“You know Tom”, I said as we staggered out from the exam hall away from our ordeal, “I’ve got to stop living on the edge. It’s killing me.”
“I’ve already fallen off” Tom sighed with all the gravity of an eighty year old. 
In a cruel twist of fate, after repeatedly affirming that I was never going to eat another sugared doughnut in my life, and that I was embarking on a diet immediately after exams, I developed a painful ache in my jaw.
One day later I was in agony. I found an emergency dentist online and found myself, once more, circumnavigating a strange part of London. Two hours later I was nervously waiting on an imitation leather sofa three floors above street level in a tiny dentist’s surgery on Baker Street, while the receptionist’s dark eyes relentlessly bore into me over the top of a computer screen.
“I cannot believe this is happening” I muttered to myself.
Ten minutes later in the dentist’s chair I was told that a wisdom tooth had started to come through my gum and caused a painful abscess. “So you’ll need an X-ray and have the tooth taken out” the dentist jabbered.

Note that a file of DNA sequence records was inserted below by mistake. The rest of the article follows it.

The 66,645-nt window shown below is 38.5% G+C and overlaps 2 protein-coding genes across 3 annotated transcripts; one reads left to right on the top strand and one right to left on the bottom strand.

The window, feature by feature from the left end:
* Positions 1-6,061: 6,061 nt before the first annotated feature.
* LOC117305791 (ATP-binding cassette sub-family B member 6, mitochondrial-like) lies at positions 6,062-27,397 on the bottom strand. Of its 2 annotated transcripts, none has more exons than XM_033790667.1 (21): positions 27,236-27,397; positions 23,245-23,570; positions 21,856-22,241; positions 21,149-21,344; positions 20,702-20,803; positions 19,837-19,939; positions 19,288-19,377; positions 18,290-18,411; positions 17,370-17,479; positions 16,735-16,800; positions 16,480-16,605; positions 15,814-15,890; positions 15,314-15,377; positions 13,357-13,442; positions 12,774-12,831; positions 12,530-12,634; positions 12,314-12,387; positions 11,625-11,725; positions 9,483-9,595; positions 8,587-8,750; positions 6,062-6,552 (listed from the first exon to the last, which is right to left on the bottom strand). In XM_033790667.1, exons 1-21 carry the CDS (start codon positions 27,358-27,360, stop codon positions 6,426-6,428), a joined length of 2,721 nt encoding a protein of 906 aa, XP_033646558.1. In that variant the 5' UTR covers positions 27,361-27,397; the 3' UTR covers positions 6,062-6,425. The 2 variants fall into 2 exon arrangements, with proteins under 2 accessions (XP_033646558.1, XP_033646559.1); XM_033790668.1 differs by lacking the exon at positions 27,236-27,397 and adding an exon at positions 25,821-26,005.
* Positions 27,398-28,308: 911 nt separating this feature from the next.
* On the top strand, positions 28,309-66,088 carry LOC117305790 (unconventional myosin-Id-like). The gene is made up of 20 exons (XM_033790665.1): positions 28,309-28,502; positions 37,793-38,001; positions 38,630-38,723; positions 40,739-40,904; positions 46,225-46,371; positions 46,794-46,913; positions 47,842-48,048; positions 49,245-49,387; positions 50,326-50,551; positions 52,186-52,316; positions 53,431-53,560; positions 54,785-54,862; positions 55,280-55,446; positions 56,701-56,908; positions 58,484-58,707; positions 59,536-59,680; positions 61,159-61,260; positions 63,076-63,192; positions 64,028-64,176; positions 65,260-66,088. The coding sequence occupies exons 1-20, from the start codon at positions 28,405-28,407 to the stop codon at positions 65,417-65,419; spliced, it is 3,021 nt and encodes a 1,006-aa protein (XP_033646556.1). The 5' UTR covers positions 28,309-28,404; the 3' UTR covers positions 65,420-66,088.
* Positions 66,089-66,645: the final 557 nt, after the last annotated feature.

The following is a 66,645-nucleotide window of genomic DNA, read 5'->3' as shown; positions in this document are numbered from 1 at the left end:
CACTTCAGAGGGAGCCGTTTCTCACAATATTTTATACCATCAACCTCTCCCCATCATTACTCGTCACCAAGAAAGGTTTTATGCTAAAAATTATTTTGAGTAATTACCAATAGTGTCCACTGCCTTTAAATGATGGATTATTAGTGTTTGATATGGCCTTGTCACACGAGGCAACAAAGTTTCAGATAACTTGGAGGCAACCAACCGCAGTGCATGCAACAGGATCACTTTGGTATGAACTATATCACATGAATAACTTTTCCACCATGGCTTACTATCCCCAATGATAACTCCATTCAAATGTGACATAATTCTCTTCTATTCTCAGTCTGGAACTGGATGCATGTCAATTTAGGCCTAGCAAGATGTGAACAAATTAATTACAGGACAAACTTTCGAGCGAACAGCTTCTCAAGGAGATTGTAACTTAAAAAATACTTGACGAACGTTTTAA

I stared in disbelief. “I can’t have it out now”, I protested in Bridget Jones style; “I’ve got things to do this evening”. I was also acutely aware of the fact that there was no way in hell that I would permit myself to have a tooth extracted by a back street dentist; who looked ready to whip out a pair of gardening loppers or similar to do the job. I firmly asked for antibiotics instead.
I was duly despatched with two types of penicillin, albeit seriously overcharged for the overall fee of consultation and medicine. But it had to be done.
I was so infuriated with the whole week of stress that I rang Mum to vent my frustrations.
“I’m so proud of you!” Mum cried, several decibels louder than necessary so I was holding the phone at arm’s length. “Thank goodness you didn’t have the tooth taken out! You listen to me. I’m older and wiser. Your brothers and sisters coped with it. You’ll be over it in no time. Get straight in bed when you get home! And I’m ringing Annabelle this second to tell her too just in case you need her”. I seriously doubted whether my sister would hurtle through London to tend to me even if all my teeth had decided to fall out. I can just hear her now. “You’re such a hyperchondriac!” But it wasn't the time to tell Mum this was a fruitless mission.
So for the last two days I’ve taken Mum’s advice and stayed in bed. No celebrating as of yet. Penicillin, Nurofen and Listerine are my companions.
I should be better soon and hopefully writing my first fashion blog post, so I'll be writing much more regularly now I have some free time. Thank you so much for the lovely comments people have left recently on various posts, it means so much!